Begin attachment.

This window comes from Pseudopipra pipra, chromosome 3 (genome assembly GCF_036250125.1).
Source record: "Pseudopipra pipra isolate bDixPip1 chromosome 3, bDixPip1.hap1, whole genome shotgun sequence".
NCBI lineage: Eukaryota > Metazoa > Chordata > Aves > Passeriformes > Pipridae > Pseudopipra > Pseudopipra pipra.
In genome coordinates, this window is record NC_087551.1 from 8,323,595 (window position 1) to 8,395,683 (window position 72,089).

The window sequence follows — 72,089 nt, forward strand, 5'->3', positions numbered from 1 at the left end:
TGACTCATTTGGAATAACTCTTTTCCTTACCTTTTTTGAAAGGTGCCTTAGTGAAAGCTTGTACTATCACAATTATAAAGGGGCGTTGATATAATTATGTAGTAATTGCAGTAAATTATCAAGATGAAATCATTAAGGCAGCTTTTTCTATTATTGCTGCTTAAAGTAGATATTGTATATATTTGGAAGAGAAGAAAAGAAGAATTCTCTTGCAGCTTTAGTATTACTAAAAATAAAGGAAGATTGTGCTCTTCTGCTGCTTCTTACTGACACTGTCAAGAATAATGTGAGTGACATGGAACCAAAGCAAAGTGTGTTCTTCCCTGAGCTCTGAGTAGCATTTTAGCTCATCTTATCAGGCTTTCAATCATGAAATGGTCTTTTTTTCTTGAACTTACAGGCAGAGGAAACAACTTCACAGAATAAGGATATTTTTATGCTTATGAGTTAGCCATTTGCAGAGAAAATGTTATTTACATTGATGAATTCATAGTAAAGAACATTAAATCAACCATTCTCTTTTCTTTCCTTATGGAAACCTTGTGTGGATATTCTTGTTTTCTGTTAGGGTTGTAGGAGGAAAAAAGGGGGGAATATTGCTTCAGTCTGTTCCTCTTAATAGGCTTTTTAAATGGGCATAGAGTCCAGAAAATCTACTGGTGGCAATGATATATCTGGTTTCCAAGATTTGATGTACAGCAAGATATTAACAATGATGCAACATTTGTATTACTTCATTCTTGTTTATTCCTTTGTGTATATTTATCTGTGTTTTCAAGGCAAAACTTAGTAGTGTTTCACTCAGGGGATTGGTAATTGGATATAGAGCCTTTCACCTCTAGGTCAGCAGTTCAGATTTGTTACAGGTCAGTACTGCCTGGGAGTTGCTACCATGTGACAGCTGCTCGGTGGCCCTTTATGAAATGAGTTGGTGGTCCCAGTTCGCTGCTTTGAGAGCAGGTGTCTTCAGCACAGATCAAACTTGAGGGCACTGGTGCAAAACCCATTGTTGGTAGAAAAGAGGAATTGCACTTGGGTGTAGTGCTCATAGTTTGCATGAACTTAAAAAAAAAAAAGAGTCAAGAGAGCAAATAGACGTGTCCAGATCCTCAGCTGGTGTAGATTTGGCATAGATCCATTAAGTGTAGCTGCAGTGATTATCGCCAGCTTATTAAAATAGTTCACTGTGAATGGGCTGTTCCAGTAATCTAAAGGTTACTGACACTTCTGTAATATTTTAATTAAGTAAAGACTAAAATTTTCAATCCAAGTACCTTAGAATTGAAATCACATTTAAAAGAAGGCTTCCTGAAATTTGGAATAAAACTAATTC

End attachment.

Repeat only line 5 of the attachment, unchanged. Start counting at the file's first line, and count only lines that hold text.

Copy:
The window sequence follows — 72,089 nt, forward strand, 5'->3', positions numbered from 1 at the left end: